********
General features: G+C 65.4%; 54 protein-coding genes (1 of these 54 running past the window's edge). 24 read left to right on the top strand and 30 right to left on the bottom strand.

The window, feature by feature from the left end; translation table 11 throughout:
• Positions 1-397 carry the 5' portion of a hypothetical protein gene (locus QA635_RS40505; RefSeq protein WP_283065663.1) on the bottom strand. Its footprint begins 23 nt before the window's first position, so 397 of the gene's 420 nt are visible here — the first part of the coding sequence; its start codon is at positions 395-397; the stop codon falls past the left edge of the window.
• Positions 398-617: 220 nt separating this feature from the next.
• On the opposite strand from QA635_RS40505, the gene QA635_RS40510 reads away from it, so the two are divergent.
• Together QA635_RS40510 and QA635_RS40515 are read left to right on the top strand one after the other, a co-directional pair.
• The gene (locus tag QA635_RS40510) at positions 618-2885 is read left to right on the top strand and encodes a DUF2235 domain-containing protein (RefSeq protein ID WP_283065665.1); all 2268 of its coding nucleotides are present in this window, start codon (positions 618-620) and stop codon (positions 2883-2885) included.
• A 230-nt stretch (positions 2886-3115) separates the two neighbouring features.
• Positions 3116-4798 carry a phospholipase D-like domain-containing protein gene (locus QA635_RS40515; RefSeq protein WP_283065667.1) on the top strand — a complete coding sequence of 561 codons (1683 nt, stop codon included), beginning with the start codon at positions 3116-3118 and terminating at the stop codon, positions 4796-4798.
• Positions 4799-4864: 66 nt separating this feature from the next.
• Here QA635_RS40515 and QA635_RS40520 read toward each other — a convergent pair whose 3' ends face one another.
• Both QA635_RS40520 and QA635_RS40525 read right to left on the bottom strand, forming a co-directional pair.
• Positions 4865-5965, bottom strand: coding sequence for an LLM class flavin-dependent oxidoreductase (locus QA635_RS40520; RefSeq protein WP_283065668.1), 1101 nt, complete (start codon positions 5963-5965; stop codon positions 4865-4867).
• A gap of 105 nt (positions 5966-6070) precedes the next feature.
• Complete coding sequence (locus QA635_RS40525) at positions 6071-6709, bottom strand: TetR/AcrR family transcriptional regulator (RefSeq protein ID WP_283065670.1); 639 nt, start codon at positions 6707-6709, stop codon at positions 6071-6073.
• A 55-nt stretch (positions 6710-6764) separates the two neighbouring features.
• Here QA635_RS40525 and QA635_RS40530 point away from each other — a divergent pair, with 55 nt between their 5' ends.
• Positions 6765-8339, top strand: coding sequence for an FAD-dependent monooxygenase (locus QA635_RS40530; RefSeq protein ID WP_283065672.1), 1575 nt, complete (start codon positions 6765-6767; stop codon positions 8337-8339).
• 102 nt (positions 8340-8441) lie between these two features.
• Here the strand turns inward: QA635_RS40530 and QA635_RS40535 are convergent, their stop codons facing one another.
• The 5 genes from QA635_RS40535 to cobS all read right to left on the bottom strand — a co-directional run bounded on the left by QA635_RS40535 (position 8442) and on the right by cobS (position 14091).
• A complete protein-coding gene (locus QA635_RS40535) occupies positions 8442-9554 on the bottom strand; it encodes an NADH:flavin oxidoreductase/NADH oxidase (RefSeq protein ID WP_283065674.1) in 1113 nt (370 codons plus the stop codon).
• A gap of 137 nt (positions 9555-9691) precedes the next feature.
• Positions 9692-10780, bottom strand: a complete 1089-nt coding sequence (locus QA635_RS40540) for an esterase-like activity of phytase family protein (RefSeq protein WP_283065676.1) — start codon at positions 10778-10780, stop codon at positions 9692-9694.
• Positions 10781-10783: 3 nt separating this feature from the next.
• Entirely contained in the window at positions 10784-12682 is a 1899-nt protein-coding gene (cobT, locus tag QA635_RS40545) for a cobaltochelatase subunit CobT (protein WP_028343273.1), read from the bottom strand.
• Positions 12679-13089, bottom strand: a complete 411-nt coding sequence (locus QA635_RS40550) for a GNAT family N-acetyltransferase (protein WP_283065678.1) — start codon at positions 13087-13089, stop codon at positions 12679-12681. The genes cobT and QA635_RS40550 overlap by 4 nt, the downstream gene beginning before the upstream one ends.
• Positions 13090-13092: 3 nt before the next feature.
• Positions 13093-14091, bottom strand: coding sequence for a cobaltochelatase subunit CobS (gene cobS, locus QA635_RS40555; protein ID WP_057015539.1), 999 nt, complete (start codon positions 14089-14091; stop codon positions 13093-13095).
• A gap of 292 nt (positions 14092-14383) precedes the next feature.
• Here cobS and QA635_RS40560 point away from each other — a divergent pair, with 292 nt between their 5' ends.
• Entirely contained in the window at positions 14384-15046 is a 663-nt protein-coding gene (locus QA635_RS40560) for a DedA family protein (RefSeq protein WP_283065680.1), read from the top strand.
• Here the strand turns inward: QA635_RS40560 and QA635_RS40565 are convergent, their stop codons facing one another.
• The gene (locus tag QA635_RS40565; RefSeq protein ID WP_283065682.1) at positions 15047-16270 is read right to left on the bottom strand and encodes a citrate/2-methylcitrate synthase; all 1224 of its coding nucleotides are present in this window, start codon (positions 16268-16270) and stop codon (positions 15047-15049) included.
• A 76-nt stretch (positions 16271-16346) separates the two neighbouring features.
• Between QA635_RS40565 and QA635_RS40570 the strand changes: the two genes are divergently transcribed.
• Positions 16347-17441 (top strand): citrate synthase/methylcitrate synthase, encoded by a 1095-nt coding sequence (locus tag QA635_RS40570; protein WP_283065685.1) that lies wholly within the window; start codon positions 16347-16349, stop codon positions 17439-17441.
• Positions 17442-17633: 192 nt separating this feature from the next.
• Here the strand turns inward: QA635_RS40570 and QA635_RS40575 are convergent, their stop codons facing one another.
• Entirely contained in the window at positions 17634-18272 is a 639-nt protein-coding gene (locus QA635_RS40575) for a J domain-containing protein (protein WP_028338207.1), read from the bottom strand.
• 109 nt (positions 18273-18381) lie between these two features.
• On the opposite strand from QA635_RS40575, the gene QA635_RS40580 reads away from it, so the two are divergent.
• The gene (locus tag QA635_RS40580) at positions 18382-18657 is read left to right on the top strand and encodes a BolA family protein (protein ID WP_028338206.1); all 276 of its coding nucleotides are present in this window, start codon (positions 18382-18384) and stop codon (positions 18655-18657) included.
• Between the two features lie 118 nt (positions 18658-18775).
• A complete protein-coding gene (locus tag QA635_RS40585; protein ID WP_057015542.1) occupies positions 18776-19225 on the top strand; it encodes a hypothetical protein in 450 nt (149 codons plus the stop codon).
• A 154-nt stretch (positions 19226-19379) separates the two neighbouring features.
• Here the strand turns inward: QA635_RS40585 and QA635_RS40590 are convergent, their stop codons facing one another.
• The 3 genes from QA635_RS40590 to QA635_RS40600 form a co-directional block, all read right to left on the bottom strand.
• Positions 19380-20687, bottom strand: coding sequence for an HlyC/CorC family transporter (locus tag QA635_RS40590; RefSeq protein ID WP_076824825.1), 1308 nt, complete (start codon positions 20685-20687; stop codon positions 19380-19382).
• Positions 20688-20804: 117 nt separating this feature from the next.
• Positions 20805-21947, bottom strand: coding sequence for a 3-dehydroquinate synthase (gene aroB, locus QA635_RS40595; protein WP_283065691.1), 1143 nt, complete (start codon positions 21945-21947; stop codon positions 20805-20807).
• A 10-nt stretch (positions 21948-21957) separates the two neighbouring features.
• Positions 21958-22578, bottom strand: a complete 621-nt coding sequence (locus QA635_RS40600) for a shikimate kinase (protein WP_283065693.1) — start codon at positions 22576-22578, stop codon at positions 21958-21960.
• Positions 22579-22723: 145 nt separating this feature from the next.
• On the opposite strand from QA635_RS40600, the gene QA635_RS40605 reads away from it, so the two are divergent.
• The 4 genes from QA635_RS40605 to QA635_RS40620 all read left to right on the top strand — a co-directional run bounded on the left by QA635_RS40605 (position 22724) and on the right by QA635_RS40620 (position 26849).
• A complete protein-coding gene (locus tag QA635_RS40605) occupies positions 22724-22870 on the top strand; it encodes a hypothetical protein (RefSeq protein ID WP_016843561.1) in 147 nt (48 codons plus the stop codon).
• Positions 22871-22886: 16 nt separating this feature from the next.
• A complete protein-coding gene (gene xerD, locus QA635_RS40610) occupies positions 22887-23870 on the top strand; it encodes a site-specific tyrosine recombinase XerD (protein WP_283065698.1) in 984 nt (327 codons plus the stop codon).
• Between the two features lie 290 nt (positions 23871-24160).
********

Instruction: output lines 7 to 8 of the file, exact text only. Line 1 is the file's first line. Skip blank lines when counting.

• The gene (locus tag QA635_RS40510) at positions 618-2885 is read left to right on the top strand and encodes a DUF2235 domain-containing protein (RefSeq protein ID WP_283065665.1); all 2268 of its coding nucleotides are present in this window, start codon (positions 618-620) and stop codon (positions 2883-2885) included.
• A 230-nt stretch (positions 2886-3115) separates the two neighbouring features.